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Drury Lane
Drury Lane
is a street on the eastern boundary of the Covent Garden area of London, running between Aldwych
Aldwych
and High Holborn. The northern part is in the borough of Camden and the southern part in the City of Westminster.

Contents

1 Notable sites on Drury Lane 2 In popular culture 3 See also 4 Notes 5 External links

Notable sites on Drury Lane[edit] The street originated as an early medieval lane called Via de Aldwych, which probably connected St. Giles Leper Hospital with the fields of Aldwych
Aldwych
Close, owned by the hospital but traditionally said to have been granted to the Danes as part of a peace treaty with Alfred the Great in Saxon times. It acquired its name from the Suffolk
Suffolk
barrister Sir Robert Drury, who built a mansion called Drury House on the lane around 1500. After the death in 1615 of his great-great-grandson, another Robert Drury, the property passed out of the family. It became the London
London
house of the Earl of Craven, then a public house under the sign of his reputed mistress, the Queen of Bohemia. Subsequently the gardens and courtyards of the house were built over with rows of smallhouses. The remains of the house itself, which had been progressively demolished, were finally cleared in 1809.[1] By this time Drury Lane
Drury Lane
had become one of the worst slums in London, dominated by prostitution[2] and gin palaces. The area was eventually cleared to make way for the developments of Kingsway and Aldwych.[1] The term "Drury Lane" is often used to refer to the Theatre Royal, Drury Lane, which has in different incarnations been located in Drury Lane since the 17th century, even though today the main entrance is on Catherine Street. Also in Drury Lane
Drury Lane
is the New London
London
Theatre. 173 Drury Lane
Drury Lane
was the location of the first J Sainsbury store, now one of the UK's largest retailers. The store was opened in 1869.[3] 182 Drury Lane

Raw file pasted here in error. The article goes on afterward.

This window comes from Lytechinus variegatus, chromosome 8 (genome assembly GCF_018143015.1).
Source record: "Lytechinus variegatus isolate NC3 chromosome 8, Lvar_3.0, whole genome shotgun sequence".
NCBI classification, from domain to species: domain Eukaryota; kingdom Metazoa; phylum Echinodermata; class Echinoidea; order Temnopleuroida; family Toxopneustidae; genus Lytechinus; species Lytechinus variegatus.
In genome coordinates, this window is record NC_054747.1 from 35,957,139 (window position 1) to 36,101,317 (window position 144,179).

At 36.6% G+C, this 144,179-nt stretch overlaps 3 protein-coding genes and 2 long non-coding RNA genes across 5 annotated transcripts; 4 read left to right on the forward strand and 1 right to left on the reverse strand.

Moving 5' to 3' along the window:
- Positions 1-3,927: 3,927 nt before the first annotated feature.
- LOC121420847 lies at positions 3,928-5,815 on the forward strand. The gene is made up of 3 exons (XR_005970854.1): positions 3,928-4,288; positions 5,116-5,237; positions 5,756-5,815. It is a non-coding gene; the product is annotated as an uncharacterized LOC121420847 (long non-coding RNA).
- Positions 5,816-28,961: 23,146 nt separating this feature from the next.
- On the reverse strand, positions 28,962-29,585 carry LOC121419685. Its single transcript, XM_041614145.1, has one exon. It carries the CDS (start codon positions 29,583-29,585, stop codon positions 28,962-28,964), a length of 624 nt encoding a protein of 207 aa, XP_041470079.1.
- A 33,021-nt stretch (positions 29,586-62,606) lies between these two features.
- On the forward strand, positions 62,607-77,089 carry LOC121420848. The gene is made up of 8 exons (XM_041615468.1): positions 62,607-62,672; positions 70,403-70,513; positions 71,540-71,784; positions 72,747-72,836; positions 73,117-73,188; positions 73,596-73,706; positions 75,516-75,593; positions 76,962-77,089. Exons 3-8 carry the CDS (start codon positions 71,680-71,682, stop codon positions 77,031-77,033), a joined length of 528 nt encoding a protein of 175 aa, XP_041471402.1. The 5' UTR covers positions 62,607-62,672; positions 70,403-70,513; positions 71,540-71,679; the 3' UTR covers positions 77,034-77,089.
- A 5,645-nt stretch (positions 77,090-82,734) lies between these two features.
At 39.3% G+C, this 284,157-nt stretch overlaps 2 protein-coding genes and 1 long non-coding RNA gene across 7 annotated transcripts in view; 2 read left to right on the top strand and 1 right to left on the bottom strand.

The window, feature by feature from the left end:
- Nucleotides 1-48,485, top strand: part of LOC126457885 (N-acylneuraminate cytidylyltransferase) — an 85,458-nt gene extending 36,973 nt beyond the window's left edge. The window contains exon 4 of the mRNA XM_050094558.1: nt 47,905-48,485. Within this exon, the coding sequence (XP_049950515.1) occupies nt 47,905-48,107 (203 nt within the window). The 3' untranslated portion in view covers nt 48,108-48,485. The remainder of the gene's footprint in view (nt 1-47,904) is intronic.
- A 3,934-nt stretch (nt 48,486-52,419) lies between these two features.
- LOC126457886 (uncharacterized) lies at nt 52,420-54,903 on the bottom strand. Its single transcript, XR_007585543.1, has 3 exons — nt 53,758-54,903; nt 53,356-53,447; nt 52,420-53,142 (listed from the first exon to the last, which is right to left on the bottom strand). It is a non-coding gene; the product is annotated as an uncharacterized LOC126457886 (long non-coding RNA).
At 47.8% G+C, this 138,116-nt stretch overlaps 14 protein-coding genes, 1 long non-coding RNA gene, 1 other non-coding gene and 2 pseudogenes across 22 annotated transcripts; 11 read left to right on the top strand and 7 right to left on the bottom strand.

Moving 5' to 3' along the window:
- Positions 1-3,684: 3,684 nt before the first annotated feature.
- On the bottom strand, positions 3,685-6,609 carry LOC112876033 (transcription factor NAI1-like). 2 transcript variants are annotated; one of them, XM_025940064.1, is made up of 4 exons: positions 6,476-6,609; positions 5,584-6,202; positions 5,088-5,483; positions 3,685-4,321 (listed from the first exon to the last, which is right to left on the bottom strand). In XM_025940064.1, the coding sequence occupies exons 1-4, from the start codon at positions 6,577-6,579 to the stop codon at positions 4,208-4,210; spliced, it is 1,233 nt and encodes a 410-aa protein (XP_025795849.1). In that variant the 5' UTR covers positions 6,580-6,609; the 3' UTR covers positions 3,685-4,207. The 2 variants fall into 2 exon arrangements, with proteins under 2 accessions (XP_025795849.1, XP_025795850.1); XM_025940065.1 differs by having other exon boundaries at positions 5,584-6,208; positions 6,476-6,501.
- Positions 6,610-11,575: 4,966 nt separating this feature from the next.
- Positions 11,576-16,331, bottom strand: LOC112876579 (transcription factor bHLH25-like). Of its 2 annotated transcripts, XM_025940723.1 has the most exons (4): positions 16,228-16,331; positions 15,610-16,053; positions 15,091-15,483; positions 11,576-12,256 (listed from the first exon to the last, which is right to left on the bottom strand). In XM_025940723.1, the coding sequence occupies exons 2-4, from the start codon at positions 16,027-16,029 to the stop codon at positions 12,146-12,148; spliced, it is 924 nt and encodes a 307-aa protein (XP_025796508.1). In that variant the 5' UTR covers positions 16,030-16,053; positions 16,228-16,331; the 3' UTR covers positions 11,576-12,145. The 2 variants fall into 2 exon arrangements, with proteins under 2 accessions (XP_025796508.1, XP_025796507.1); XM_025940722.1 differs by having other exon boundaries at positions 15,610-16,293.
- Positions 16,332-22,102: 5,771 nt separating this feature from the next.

Drury Lane
was the location of The Arts Lab in the 1960s 191 Drury Lane was the location of the Workers' Educational Society in 1847/48.[4] In popular culture[edit] The street Drury Lane
Drury Lane
is where The Muffin Man
The Muffin Man
lives, as mentioned in the popular nursery rhyme, and where the harlot of William Hogarth's A Harlot's Progress practises her profession. See also[edit]

Colley Cibber Covent Garden List of eponymous roads in London Restoration comedy

Notes[edit]

^ a b Bebbington, Gillian (1988) [1972]. Street Names of London. Batsford. p. 115. ISBN 978-0-7134-5449-9.  ^ Sir Richard Steele
Richard Steele
in The Tatler (No. 46) gives a picture of Drury Lane as a district divided into particular "ladyships," analogous to "lordships" in other places, "over which matrons of known ability preside." ^ Covent Garden
Covent Garden
and Holborn Young Trails - Camden Council, 2006 (booklet) ^ The Communist League Marx/Engels Internet Archive

External links[edit]

Wikisource
Wikisource
has the text of the 1905 New International Encyclopedia article Drury Lane.

'The Strand (northern tributaries): Drury Lane
Drury Lane
and Clare Market', Old and New London
London
Volume 3 (1878), pp. 36-44. Date accessed: 18 March 2007. Drury Lane, In Their Shoes, Drury Lane
Drury Lane
history resource

Coordinates: 51°30′54″N 0°07′22″W / 51.51500°N 0.12278°W /

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